Now that Ron DeSantis is running for president as the guy who made Florida conservative, one might ask: "How conservative is Florida, anyway?" We don't have to answer the question because FiveThirtyEight beat us to it. Executive summary: Kinda, sorta, in some ways.
The Florida legislature passed, and DeSantis signed, bills on pronouns, guns, tort reform and some other hot-button issues. But the real test for DeSantis is not whether Florida is a conservative state, but how does it rank against other conservative states? And how does DeSantis stack up against other governors of conservative states, like Gov. Greg Abbott (R-TX) or even Gov. Eric Holcomb (R-IN)?
For example, those nasty pronouns. A new Florida law states that school employees may not ask students about their preferred pronouns or share theirs unless they correspond to what is on their birth certificate. That's old hat in Alabama, which did that last year, and Arkansas, Indiana, and Kentucky did it earlier this year, with Iowa and Louisiana about to do it. So does signing that bill make DeSantis a true conservative leader when half a dozen other governors did the same thing, or are about to?
Florida has been a "leader" in being anti-LGBTQ, for example by banning gender-affirming care for minors this year. But a dozen red states have already done that. "Bathroom bills?" Yup, Florida made using a public bathroom that doesn't correspond to the users' sex on their birth certificates a misdemeanor, but so have four other states.
What about banning books? Florida has a new law banning books that deal with race or sexuality. Is that cutting edge? Nah. Arkansas, Indiana, Kentucky, Mississippi, and Montana did it last year and Iowa's governor will soon sign a similar bill.
What about guns, then? Florida has long had a "stand your ground" law that allows you to shoot someone you think is threatening you, but the real action is on concealed carry these days. In that area, Florida is playing catch-up with Georgia, Idaho, Iowa, Kansas, Missouri, Montana, Ohio, Oklahoma, Indiana, Mississippi, New Hampshire, North Dakota, South Dakota, Texas, and Wyoming.
Abortion? When the Dobbs decision came down, 19 states had trigger laws in place that banned the procedure outright or within 6 weeks of conception. Florida didn't. Was DeSantis asleep at the wheel here? Last year Florida passed a law banning it after 15 weeks, but in the run up to his presidential run, DeSantis asked the legislature to ban it after 6 weeks, and he signed the bill on April 14, 2023. Kind of late to the party, no?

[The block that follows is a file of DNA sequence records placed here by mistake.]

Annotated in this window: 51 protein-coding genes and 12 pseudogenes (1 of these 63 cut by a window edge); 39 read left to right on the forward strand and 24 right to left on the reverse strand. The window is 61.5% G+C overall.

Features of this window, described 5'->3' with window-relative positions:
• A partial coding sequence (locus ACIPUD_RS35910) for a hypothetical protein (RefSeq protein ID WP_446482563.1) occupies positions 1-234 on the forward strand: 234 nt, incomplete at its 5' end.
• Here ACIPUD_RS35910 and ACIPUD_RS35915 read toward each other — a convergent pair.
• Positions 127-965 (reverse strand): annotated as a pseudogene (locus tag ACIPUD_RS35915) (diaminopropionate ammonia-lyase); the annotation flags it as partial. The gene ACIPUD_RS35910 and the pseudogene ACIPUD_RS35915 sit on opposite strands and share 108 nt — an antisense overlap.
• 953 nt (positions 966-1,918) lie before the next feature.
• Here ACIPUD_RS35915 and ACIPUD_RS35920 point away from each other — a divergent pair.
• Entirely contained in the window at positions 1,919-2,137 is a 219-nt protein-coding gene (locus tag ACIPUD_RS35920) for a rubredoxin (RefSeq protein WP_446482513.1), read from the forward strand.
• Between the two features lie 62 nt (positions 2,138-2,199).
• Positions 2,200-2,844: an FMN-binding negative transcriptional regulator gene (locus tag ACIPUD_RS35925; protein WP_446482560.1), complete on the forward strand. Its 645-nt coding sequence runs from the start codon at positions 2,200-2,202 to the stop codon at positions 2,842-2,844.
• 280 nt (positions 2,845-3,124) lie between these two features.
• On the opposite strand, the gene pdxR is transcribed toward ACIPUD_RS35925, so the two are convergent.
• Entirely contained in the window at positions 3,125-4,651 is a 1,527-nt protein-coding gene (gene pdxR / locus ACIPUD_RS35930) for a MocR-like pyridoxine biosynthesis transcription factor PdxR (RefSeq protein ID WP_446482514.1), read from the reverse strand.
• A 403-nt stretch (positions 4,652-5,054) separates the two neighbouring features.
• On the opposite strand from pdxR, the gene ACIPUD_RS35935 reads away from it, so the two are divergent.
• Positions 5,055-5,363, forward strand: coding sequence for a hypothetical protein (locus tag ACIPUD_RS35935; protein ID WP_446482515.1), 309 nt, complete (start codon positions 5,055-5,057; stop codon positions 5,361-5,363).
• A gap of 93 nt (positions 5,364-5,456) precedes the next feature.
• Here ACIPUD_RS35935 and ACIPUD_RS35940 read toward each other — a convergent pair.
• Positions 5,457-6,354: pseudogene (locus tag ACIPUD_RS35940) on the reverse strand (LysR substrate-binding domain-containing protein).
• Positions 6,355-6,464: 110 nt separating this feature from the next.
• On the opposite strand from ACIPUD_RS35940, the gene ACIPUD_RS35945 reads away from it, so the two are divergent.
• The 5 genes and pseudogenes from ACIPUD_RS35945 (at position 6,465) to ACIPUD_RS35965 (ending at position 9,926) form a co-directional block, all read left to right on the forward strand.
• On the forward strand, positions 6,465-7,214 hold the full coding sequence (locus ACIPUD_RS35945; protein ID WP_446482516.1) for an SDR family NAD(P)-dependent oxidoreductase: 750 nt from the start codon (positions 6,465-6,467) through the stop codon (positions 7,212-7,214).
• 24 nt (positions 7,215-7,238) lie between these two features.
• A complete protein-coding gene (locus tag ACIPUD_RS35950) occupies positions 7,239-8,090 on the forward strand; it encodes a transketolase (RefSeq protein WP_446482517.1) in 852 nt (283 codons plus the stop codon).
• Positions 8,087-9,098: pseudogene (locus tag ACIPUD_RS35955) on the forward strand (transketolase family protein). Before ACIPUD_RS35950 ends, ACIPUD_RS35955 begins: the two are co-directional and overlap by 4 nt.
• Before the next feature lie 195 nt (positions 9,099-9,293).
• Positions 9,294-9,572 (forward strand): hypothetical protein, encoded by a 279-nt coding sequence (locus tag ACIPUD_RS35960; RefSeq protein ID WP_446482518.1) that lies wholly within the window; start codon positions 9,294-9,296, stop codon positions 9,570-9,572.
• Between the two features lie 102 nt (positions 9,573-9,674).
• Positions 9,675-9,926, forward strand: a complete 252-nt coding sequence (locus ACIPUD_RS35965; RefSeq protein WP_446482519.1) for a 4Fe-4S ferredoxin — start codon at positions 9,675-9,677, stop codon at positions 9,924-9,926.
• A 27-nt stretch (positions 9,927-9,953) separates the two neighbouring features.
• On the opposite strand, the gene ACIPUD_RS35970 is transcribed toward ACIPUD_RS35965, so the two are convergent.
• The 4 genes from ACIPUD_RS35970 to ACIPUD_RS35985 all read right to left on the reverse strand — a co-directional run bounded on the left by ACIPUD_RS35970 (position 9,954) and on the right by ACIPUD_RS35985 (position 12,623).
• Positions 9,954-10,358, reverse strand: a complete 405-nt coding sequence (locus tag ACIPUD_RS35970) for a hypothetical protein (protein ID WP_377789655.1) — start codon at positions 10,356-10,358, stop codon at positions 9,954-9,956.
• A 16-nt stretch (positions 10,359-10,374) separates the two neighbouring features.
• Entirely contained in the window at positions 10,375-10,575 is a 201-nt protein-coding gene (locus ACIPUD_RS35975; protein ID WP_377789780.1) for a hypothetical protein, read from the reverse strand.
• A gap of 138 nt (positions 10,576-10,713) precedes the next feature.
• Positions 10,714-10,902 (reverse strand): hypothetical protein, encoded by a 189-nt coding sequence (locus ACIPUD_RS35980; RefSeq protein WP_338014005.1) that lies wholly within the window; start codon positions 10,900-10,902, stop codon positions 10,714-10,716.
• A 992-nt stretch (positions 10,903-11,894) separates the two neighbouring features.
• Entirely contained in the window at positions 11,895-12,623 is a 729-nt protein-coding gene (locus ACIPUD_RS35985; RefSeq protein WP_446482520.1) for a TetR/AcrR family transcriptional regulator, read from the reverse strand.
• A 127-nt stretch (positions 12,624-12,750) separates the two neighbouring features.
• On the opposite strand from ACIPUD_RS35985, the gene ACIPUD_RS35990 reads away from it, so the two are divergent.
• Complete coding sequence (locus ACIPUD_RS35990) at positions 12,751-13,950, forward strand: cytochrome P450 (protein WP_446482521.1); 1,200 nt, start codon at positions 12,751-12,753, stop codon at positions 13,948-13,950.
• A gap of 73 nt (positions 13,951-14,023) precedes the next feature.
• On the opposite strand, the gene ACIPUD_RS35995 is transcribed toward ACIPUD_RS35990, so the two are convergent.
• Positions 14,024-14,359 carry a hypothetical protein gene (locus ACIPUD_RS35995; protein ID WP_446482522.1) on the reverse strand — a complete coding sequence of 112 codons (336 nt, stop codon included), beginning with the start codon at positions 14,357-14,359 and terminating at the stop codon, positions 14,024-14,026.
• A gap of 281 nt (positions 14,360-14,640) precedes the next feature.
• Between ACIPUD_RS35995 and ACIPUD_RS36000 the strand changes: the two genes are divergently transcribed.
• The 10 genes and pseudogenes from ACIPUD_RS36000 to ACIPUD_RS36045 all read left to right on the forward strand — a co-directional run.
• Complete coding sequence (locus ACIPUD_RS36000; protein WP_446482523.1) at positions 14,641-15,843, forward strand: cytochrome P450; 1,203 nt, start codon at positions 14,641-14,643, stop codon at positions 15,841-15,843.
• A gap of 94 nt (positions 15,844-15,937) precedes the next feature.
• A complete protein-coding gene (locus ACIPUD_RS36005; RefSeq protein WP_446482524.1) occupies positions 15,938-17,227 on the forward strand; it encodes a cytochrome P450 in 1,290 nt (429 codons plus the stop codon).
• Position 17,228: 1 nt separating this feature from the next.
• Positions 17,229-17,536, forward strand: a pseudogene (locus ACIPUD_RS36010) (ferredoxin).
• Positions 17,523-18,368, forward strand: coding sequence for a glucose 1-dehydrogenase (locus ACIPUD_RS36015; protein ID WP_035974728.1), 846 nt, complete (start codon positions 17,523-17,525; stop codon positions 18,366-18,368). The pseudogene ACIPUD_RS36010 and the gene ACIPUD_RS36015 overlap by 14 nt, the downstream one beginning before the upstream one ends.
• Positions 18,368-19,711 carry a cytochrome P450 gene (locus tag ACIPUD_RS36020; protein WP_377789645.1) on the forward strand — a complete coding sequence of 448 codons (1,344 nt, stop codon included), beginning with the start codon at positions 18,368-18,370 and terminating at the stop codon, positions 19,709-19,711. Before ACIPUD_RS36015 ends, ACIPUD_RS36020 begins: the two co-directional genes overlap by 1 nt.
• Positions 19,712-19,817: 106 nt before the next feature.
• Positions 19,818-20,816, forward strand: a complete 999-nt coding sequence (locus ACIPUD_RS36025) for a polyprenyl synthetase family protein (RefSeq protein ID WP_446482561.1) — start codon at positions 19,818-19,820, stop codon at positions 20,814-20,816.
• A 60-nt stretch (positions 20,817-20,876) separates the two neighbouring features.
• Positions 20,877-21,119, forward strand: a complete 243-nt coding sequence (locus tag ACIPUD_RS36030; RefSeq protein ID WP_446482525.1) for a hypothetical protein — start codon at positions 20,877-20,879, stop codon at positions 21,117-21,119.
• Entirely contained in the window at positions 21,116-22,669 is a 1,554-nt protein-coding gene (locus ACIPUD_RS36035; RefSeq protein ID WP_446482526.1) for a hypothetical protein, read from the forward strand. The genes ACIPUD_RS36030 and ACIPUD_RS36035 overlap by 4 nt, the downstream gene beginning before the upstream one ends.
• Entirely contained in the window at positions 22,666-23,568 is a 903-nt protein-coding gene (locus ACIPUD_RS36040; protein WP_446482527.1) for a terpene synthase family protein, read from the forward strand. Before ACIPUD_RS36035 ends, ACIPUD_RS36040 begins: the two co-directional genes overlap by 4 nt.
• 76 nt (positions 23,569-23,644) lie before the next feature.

Some things DeSantis has pushed for have not been done in other conservative states—because the voters don't want them. For example, a new amendment to the Florida Constitution would make local school board elections a partisan office, with candidates putting a (D) or (R) after their names. Should the schools be more politicized? A poll shows that 65% of the voters don't want more politization of the schools and only four other states require partisan school board elections. Not even Texas, Idaho, Wyoming, or Oklahoma require this, and nobody doubts that they are plenty conservative.
And on a few issues, DeSantis is a downright liberal. About 30% of Florida is wetlands and the state is subject to devastating hurricanes, which can be mitigated somewhat by having wetlands where the water can go. In his first term, DeSantis signed bills spending $3.3 billion to protect the Everglades and water resources and in his second he allocated an additional $3.5 billion for environmental protection. God forbid that the Sierra Club gives him a "Governor of the Year" award for his environmental positions.
In short, DeSantis is not the raging conservative he wants people to think he is. He is doing pretty much the same stuff other Republican governors with Republican legislatures are doing, and Florida often is not even first to the party. How will he fare in the Indiana primary when Mike Pence says: "Great stuff Florida is doing, but what took them so long? My state, Indiana, beat them to it on lots of conservative issues." Surely the issue of "leadership" will come up in quite a few other states as well, and DeSantis is not quite the leader he thinks he is. (V)